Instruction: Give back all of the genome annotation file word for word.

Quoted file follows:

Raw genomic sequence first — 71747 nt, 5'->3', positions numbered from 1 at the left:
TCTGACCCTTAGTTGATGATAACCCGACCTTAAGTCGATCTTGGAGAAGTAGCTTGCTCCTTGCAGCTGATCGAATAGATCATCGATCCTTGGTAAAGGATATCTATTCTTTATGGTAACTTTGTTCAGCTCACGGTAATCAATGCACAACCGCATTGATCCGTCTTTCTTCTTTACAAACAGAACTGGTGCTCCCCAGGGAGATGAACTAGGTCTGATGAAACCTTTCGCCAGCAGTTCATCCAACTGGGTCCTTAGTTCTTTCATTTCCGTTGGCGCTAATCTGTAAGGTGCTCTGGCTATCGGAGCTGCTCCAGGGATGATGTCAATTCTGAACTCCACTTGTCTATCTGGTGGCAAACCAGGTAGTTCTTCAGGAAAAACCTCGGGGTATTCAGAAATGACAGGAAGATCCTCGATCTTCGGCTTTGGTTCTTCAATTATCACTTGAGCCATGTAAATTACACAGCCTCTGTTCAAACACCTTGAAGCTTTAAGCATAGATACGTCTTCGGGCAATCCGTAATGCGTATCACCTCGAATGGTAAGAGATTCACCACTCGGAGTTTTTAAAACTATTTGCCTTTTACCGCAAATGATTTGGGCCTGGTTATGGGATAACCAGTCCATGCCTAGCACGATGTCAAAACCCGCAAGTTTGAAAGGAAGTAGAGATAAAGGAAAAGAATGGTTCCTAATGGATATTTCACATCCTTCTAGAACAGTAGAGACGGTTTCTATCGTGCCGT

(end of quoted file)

Raw genomic sequence first — 71747 nt, 5'->3', positions numbered from 1 at the left:
TCTGACCCTTAGTTGATGATAACCCGACCTTAAGTCGATCTTGGAGAAGTAGCTTGCTCCTTGCAGCTGATCGAATAGATCATCGATCCTTGGTAAAGGATATCTATTCTTTATGGTAACTTTGTTCAGCTCACGGTAATCAATGCACAACCGCATTGATCCGTCTTTCTTCTTTACAAACAGAACTGGTGCTCCCCAGGGAGATGAACTAGGTCTGATGAAACCTTTCGCCAGCAGTTCATCCAACTGGGTCCTTAGTTCTTTCATTTCCGTTGGCGCTAATCTGTAAGGTGCTCTGGCTATCGGAGCTGCTCCAGGGATGATGTCAATTCTGAACTCCACTTGTCTATCTGGTGGCAAACCAGGTAGTTCTTCAGGAAAAACCTCGGGGTATTCAGAAATGACAGGAAGATCCTCGATCTTCGGCTTTGGTTCTTCAATTATCACTTGAGCCATGTAAATTACACAGCCTCTGTTCAAACACCTTGAAGCTTTAAGCATAGATACGTCTTCGGGCAATCCGTAATGCGTATCACCTCGAATGGTAAGAGATTCACCACTCGGAGTTTTTAAAACTATTTGCCTTTTACCGCAAATGATTTGGGCCTGGTTATGGGATAACCAGTCCATGCCTAGCACGATGTCAAAACCCGCAAGTTTGAAAGGAAGTAGAGATAAAGGAAAAGAATGGTTCCTAATGGATATTTCACATCCTTCTAGAACAGTAGAGACGGTTTCTATCGTGCCGT